Paul Berens

Cut Flowers Theory

In data analytics, teasing out1 the effects of explanatory variables on a response variable is the name of the game.

But sometimes there’s a delayed reaction (response lag) and for some period of time you don’t see the effect you’d expect to see.

Enter Cut Flowers Theory™2, a useful little mental model / framework I’ve been thinking about recently that seemingly pops up everywhere and conveniently works in different contexts.

In a nutshell: freshly cut flowers at first look just as beautiful and smell just as fragrant as when they were planted in soil, but in fact they’re beginning to wither and die the moment their stems are severed from the roots. So, too, with certain phenomena that are dependent upon and sustained by other external and often invisible forces or beings: in the short-term you don’t notice any degradation, but in the long-term you do.

A few examples:

Remote work 🏠

Last week Brian Chesky announced Airbnb’s plans to go to a fully-remote work model.

Today, we’re announcing that Airbnb employees can live and work anywhere.

Our design for working at Airbnb has 5 key features:

— Brian Chesky (@bchesky) April 29, 2022

I’ve certainly enjoyed the comforts of home throughout the pandemic, but admittedly, the physical office environment creates myriad opportunities and serendipities for relationships to bloom and grow organically, and we’re starting to learn about the costs and drawbacks of a Zoom-only approach3. So the question is: for whom will a Zoom + Slack + quarterly meet-up model be enough to maintain culture? Presumably established, successful companies like Airbnb that can exploit their existing vibrant culture with its existing web of relationships…at least for a certain period of time. But how long?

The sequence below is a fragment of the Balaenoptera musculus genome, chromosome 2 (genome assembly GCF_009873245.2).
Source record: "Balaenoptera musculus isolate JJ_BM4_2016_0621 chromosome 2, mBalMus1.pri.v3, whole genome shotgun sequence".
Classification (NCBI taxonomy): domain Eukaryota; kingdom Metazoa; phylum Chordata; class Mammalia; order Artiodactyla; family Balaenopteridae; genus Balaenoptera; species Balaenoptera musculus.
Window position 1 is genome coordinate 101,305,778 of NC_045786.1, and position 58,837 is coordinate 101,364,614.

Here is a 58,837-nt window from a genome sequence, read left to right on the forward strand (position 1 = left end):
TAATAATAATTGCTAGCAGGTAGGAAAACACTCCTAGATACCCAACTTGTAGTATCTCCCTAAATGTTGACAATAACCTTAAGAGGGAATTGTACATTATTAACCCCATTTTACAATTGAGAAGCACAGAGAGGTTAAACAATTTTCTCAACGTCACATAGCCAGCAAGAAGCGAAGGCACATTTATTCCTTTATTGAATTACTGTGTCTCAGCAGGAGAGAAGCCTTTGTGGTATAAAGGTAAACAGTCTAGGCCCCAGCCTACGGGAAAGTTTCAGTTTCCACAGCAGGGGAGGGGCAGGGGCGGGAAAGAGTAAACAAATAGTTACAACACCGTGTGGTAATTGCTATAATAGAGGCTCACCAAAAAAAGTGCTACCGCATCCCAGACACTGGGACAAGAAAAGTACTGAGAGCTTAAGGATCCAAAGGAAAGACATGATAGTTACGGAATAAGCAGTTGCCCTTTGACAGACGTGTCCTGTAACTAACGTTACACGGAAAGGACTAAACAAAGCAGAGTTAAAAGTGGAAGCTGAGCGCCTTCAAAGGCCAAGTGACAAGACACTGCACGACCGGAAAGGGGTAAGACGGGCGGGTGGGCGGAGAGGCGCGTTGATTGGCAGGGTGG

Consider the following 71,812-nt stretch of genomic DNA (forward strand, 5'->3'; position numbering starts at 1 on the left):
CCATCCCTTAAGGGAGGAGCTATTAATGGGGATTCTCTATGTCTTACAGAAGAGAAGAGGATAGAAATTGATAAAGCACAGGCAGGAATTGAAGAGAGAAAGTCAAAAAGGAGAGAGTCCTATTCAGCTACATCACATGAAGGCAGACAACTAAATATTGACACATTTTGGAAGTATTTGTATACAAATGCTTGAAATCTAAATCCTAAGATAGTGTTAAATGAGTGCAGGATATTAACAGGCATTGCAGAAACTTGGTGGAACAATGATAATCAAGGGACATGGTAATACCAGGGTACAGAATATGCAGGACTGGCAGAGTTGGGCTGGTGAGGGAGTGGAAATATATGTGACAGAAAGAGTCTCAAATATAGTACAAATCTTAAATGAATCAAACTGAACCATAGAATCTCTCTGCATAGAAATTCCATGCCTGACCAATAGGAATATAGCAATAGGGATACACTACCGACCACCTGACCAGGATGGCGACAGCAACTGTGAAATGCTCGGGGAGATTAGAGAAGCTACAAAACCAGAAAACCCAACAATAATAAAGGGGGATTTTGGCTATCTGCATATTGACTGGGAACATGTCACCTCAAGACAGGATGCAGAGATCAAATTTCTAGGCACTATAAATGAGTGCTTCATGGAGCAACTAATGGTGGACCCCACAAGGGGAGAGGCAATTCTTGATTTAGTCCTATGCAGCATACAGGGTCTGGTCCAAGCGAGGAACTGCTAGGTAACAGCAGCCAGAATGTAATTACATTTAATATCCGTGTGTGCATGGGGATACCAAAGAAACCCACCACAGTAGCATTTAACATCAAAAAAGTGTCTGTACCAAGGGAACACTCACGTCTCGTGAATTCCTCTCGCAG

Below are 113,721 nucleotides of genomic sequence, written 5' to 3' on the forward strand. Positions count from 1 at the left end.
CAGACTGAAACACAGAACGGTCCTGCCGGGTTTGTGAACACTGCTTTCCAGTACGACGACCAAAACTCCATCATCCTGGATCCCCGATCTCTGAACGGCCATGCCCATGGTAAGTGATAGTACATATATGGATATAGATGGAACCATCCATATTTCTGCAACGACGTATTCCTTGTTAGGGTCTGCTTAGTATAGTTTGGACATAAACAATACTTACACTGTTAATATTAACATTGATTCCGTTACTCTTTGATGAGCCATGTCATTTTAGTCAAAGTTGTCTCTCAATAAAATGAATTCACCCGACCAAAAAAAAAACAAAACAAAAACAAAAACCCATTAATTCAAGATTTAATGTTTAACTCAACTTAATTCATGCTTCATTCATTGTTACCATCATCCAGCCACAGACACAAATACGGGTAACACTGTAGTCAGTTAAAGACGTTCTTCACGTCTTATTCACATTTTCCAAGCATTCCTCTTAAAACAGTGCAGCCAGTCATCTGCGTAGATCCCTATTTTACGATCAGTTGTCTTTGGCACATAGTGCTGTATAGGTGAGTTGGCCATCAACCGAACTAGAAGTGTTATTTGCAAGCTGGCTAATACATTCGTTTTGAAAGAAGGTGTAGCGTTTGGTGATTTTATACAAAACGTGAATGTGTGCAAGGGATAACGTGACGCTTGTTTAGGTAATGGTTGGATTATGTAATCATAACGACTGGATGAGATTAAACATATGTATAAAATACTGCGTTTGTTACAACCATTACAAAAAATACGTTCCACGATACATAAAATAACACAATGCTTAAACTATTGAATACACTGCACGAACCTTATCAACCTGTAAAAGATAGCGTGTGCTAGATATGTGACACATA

And that’s for companies that built culture the old analog way. What will be interesting is to see if companies built remote from the get-go can successfully build good culture. My guess is that the most elite start-ups with the most talented, motivated, digitally-disposed (Gen Z+) employees can do it, but many other companies won’t be able to swing it so easily. Time will tell.

Long-term investments 💸

There are several corporate spend categories where the effects of a cutback don’t show up so clearly in the short-term—or at least are hard to quantify—but the negative effects do manifest in the long-term:

Country/Social Health 🏛

* * *

At the end of the day, causal inference is difficult stuff (because the world is complex and there are confounding variables, etc.), so when there’s a situation in which:

  1. you’d expect a deterioration…
  2. but there’s a response lag…
  3. and the bulletproof multivariate regression analysis to prove it is lacking

…then you can casually (smugly) offer, “Well, this certainly sounds like a classic ‘cut flowers’ dynamic.”

There you have it. A well-cultivated worldview must include Cut Flowers Theory.

— ᴘ. ᴍ. ʙ.

  1. Technical data analytics terminology. 

  2. I didn’t come up with the “cut flower” concept ex nihilo; I’m just expanding on Will Herberg’s Cut Flower Culture…if it is really his (can you trust a dude who falsified his academic record?). 

  3. Virtual communication curbs creative idea generation 

First published: 2022-05-06 | tweet | cast

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